Pop quiz. Quickly think of a Microsoft-owned internet property that can claim such a wide user base? You have to think hard to come with an answer for that. Microsoft has hardly any web property that comes close to these numbers. Skype with over 300 million users comes close, but there are bunch of other mobile messaging applications that surpass Skype in the users.

Given Google occupies such a huge mind share of online users, it is hard to think that users will migrate to another search service which at best offers results as good as the current one.

Does this mean AdWords will continue to own the search market?

The answer is yes and no.

Yes, because for foreseeable future, there is no strong alternative in the search domain. If users continue to use Google as their default search engine, AdWords will keep receiving advertisers’ dollars.

The answer is also a No. This a slightly long-winded answer.

AdWords can lose market share but for reasons other than Bing.  Here are some reasons why AdWords (and Google) may get sidelined.

Google stops innovating the core search product: Search is no longer about “10 blue links.” New sources of information start showing up and search has evolved to keep pace with it. It is hard to argue that Google hasn’t kept pace with all the changes happening around it.

Tech industry is awash with examples where giant companies with formidable market positions vanished in matter of years. Think of AltaVista, Excite, Lycos and 23 other search engines before Google. Think of BlackBerry and Nokia before iPhone. Think of FriendSter and MySpace before Facebook.

If Google stops being paranoid about search, their position as top search engine will be under threat.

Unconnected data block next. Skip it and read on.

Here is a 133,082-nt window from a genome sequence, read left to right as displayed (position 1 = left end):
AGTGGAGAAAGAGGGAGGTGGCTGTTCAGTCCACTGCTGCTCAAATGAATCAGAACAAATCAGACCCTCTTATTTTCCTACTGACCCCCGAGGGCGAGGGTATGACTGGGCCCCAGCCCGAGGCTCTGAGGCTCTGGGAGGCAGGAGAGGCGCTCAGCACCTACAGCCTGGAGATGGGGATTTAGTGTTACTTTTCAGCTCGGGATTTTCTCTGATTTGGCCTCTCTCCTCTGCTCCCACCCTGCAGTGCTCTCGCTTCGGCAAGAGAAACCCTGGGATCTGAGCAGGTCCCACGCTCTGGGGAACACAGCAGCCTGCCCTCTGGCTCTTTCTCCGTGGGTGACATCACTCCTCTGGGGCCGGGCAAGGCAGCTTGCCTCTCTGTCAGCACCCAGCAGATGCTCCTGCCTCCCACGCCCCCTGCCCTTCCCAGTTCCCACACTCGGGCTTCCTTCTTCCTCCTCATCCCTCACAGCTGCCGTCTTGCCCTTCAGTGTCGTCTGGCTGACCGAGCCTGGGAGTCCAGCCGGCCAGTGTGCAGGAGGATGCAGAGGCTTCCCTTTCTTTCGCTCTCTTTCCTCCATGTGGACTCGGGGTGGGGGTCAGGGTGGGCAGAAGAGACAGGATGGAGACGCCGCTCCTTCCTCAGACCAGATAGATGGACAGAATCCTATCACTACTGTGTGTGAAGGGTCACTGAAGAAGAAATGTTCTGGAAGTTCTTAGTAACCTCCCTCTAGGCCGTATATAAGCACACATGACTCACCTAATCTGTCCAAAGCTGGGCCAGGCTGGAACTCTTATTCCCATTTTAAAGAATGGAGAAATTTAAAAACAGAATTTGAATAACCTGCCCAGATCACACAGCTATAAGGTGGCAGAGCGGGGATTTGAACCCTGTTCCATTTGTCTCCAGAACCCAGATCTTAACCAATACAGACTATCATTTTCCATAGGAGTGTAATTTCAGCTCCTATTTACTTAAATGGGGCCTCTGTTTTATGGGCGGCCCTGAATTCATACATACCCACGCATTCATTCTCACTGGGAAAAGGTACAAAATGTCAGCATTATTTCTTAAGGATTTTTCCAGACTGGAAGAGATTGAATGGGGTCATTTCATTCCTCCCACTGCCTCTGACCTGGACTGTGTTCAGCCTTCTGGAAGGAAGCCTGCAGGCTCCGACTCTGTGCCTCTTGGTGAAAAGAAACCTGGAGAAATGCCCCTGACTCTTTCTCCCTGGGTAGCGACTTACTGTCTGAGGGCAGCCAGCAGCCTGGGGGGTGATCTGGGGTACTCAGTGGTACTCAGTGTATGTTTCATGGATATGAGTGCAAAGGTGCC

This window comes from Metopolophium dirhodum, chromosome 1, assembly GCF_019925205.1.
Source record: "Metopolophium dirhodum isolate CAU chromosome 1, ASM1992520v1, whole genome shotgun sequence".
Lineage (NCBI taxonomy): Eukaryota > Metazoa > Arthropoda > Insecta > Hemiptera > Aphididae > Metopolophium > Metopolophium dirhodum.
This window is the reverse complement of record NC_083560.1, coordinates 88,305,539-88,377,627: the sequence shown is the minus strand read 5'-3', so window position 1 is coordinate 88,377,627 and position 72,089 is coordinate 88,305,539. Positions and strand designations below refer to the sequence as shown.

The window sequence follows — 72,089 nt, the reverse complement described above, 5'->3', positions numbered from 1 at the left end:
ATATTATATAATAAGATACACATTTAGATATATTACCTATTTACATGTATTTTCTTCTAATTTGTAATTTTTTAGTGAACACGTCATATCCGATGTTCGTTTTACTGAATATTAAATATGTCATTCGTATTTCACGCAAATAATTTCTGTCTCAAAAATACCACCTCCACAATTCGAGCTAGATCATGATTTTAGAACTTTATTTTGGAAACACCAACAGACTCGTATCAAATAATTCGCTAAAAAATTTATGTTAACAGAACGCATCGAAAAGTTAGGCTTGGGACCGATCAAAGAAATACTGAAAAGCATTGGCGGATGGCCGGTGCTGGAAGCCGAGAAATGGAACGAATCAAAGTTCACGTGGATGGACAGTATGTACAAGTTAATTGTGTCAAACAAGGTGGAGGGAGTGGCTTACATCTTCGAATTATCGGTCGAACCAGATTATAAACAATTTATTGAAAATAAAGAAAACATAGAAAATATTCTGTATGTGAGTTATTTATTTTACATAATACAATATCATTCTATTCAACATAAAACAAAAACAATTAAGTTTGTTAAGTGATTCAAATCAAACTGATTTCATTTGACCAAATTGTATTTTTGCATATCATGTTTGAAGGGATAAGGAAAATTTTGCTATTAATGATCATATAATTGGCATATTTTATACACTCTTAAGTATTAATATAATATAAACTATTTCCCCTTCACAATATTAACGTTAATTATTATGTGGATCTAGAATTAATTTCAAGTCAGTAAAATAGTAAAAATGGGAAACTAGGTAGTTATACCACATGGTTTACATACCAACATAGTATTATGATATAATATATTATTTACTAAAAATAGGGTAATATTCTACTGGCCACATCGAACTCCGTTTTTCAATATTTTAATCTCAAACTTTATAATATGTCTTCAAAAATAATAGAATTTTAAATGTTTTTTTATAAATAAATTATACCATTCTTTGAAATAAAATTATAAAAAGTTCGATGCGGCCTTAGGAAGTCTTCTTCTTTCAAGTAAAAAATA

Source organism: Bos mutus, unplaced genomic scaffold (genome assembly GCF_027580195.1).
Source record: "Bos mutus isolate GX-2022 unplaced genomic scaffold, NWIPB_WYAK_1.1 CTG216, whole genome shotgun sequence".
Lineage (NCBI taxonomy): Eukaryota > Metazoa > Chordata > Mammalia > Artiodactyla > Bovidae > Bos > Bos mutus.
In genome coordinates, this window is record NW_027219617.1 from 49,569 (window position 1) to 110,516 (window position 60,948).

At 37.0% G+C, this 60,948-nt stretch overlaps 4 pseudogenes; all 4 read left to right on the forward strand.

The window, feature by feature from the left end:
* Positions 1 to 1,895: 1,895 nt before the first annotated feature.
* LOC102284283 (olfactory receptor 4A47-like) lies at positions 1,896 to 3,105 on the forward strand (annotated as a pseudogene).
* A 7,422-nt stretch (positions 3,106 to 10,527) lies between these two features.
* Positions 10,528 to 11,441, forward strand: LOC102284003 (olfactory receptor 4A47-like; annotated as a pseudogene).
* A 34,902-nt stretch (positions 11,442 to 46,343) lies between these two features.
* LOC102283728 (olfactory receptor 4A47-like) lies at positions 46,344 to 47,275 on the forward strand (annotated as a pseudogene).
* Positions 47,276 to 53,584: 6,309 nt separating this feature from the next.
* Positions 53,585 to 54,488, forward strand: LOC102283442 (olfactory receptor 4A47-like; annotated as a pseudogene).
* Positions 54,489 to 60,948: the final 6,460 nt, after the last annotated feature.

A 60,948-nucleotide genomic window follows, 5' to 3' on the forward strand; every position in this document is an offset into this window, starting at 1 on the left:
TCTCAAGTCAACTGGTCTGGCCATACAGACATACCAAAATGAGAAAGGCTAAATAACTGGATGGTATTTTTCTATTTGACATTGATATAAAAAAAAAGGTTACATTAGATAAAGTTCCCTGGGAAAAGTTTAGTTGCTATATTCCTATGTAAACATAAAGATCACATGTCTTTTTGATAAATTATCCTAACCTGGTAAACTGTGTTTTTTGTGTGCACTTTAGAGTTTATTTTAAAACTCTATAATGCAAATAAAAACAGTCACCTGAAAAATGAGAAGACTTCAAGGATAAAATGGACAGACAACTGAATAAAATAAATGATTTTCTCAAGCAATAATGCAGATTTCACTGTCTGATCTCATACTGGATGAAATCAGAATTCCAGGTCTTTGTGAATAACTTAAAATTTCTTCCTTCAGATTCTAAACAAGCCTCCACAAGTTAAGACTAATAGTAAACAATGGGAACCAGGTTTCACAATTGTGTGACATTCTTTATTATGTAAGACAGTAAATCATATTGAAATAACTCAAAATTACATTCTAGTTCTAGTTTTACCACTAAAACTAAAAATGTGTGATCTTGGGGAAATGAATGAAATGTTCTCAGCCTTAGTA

Ads become irrelevant: The greatest strength of AdWords ads is that Google shows only the relevant ads. In fact, they are so good that often users can’t tell organic listing and paid ad apart. If advertisers want to show poor quality or irrelevant ads to the users, very high  tax in the form of low Quality Score is applicable, which may still not be good enough for Google. Irrelevant ads will mean users will stop clicking on the ads. They will scroll up and down on the search results page, browse more results to seek the right results, and in frustration reduce or stop using Google search. This is an apocalyptic scenario and unlikely to play out.

When AdWords launched the inclusion of close variant terms in Exact and Phrase match types, it was met with a vocal disapproval from PPC community. After the change, there isn’t much complaints about it. This probably indicates this change was done carefully to avoid complete irrelevance of ads.

Google fails to ride the mobile wave: Rise of mobile apps has created a walled garden where Google is not as dominant. Ironically, the largest walled garden, Android, was created and owned by Google itself.  Apps can be very powerful as they can change user behavior. If, instead of using search, users directly to go a specific app to complete their desired task, Google gets cut out. For example, for routine shopping requirements, if users directly open the Amazon app and accomplish their activity, it will certainly affect Google. In this case, if Google loses, the winner is not necessarily another generic search engine.

If, at all, Google loses search domination, this is the most likely scenario.

So, will Bing overtake Google? I would say, unlikely.

Here’s a final thought.

Search for books on Bing Ads on Amazon. The number of books on Bing is zero. Well, you can count it as one if a 12-pages long Kindle Short qualifies as “a book” in your view.  If you search for books on Facebook, Twitter or even Pinterest, you will find many relevant results. The day Brad Geddes announces his new book on Bing Ads, will be the day when we can confidently say, Google’s dominance in search is behind us.